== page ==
I'm enjoying my work in the lab and have good colleagues and an excellent boss, who is as gay as a nine-pound note! Unfortunately, Luke's working hours are pretty horrible. On performance nights, we sit down to dinner at 11 pm, which is not good for either our digestions or our sex life. Regrettably, many of the concerts and musical events in Trabizona happen when Luke is working, and I don't really like going on my own, so I miss quite a lot. We do a small amount of singing, in the choir of the English Church in Bologna, but nothing much really. I've also resumed the piano lessons that stopped when my mother died. Luke may have a problem in getting time off for your partnership ceremony, but he will do his best, and whatever happens, I will be there to see you and Sarah united. Give her my love and tell her from me that she's a lucky girl!
My deepest good wishes to you both
Love, Tom XXXX
(5) From email@example.com to firstname.lastname@example.org
I have been so busy lately that I have got quite slack with my prayer life. Although fairly regular in prayer, church attendance and sacramental life, I am conscious of a need for spiritual refreshment, to give some time to God. I am going to be in Camford for a few days in September to attend a Civil Partnership ceremony, and I wondered if it were possible for you to suggest somewhere where I might spend a day in quiet and prayer. My darling Luke is unable to get time off to come with me, but is otherwise keeping busy and well. We worship nearly every Sunday at the English Church in Bologna, and sing in the choir. We did have one spirituality day at the Sacromonte in Orta, but that was months ago.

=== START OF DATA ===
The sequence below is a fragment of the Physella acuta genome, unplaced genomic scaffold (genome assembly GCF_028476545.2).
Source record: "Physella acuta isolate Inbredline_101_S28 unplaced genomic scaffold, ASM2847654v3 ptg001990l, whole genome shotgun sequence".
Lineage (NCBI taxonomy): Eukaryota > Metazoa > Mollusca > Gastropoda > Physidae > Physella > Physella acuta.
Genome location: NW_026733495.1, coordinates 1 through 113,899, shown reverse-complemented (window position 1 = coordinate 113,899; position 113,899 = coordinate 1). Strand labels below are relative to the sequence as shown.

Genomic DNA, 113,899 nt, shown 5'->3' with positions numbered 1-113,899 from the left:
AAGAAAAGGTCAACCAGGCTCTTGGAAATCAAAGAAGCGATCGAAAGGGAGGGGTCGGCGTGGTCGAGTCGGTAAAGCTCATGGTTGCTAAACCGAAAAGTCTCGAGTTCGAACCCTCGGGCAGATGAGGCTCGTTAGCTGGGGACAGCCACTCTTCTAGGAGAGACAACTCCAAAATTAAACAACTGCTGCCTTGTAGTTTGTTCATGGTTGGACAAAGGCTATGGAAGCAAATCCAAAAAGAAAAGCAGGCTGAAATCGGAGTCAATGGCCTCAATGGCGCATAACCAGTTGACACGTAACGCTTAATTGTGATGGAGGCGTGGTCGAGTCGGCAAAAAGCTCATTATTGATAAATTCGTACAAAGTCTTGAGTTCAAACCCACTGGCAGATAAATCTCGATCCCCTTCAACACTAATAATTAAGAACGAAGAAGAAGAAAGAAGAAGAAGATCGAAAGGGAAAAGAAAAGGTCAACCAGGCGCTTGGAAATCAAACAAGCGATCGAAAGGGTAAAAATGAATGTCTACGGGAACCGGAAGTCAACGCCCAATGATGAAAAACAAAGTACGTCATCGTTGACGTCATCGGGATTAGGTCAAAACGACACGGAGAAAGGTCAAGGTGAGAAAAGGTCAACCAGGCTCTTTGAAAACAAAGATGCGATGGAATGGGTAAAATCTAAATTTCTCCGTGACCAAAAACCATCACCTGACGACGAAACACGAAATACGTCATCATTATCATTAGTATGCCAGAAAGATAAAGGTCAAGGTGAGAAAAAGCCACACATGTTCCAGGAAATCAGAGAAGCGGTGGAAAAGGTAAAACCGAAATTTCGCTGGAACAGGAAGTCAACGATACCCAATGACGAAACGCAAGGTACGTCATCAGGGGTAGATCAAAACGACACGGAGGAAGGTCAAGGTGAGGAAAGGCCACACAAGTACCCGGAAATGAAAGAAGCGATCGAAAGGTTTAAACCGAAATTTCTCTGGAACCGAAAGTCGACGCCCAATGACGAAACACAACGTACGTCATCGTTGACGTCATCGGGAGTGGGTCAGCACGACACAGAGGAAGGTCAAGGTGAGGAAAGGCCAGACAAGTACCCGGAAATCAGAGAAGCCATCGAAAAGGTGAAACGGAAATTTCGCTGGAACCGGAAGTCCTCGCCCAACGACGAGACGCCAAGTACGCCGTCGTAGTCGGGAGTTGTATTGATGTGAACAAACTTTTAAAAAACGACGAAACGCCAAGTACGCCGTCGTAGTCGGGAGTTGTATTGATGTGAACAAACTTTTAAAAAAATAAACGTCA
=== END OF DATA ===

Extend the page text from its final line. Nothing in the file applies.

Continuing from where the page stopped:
I hope all is going well at Buckingham.
My love and best wishes in Christ.
Chapter Thirty-five: Life in Trabizona continues
Tom took an hour off work one morning to see Costanza, the boys' cleaning lady, in order to discuss with her the menu for entertaining Arturo and Bastian to dinner. Between them, they devised an attractive menu involving a main course of venison cooked with truffles, with a prawn lasagna starter and a rather special Sicilian dessert that Costanza asserted was her prize dish. Tom insisted on coming with Costanza to buy the meat and truffles, partly in order to enlarge his vocabulary of food items. Luke chose three wines including a delicious dessert wine, and they would begin the evening with Franciacotta instead of the usual Prosecco.
Tom fixed with Luke some dates when he was not working and went to see Professor Sescandante. The latter said to him, "I think it's time that we wrote a paper about your new bioassay method, but I was wondering about patent protection."